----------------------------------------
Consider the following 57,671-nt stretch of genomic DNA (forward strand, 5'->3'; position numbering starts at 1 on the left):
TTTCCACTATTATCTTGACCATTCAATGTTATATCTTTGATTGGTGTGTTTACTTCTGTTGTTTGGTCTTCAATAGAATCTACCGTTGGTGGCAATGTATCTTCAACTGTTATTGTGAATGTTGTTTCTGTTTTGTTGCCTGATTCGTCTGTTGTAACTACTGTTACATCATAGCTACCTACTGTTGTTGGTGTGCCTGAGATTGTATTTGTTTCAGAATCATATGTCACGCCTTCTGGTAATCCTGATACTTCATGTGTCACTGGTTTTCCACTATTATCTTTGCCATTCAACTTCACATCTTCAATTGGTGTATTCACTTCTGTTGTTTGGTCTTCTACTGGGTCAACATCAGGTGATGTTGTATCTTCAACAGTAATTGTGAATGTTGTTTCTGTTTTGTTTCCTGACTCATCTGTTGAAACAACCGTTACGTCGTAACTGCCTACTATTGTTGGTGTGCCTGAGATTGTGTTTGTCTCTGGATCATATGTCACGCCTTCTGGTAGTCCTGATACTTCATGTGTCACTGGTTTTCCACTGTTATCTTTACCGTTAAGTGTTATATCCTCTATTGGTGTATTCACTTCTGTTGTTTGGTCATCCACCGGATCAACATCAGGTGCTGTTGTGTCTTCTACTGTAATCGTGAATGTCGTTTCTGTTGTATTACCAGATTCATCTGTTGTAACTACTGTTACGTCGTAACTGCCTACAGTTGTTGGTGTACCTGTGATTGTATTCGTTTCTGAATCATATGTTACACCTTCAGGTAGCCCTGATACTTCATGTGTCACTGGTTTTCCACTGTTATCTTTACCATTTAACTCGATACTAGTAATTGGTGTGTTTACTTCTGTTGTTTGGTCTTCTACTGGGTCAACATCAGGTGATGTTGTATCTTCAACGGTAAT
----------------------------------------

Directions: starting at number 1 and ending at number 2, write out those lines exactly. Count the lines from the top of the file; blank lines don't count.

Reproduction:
Consider the following 57,671-nt stretch of genomic DNA (forward strand, 5'->3'; position numbering starts at 1 on the left):
TTTCCACTATTATCTTGACCATTCAATGTTATATCTTTGATTGGTGTGTTTACTTCTGTTGTTTGGTCTTCAATAGAATCTACCGTTGGTGGCAATGTATCTTCAACTGTTATTGTGAATGTTGTTTCTGTTTTGTTGCCTGATTCGTCTGTTGTAACTACTGTTACATCATAGCTACCTACTGTTGTTGGTGTGCCTGAGATTGTATTTGTTTCAGAATCATATGTCACGCCTTCTGGTAATCCTGATACTTCATGTGTCACTGGTTTTCCACTATTATCTTTGCCATTCAACTTCACATCTTCAATTGGTGTATTCACTTCTGTTGTTTGGTCTTCTACTGGGTCAACATCAGGTGATGTTGTATCTTCAACAGTAATTGTGAATGTTGTTTCTGTTTTGTTTCCTGACTCATCTGTTGAAACAACCGTTACGTCGTAACTGCCTACTATTGTTGGTGTGCCTGAGATTGTGTTTGTCTCTGGATCATATGTCACGCCTTCTGGTAGTCCTGATACTTCATGTGTCACTGGTTTTCCACTGTTATCTTTACCGTTAAGTGTTATATCCTCTATTGGTGTATTCACTTCTGTTGTTTGGTCATCCACCGGATCAACATCAGGTGCTGTTGTGTCTTCTACTGTAATCGTGAATGTCGTTTCTGTTGTATTACCAGATTCATCTGTTGTAACTACTGTTACGTCGTAACTGCCTACAGTTGTTGGTGTACCTGTGATTGTATTCGTTTCTGAATCATATGTTACACCTTCAGGTAGCCCTGATACTTCATGTGTCACTGGTTTTCCACTGTTATCTTTACCATTTAACTCGATACTAGTAATTGGTGTGTTTACTTCTGTTGTTTGGTCTTCTACTGGGTCAACATCAGGTGATGTTGTATCTTCAACGGTAAT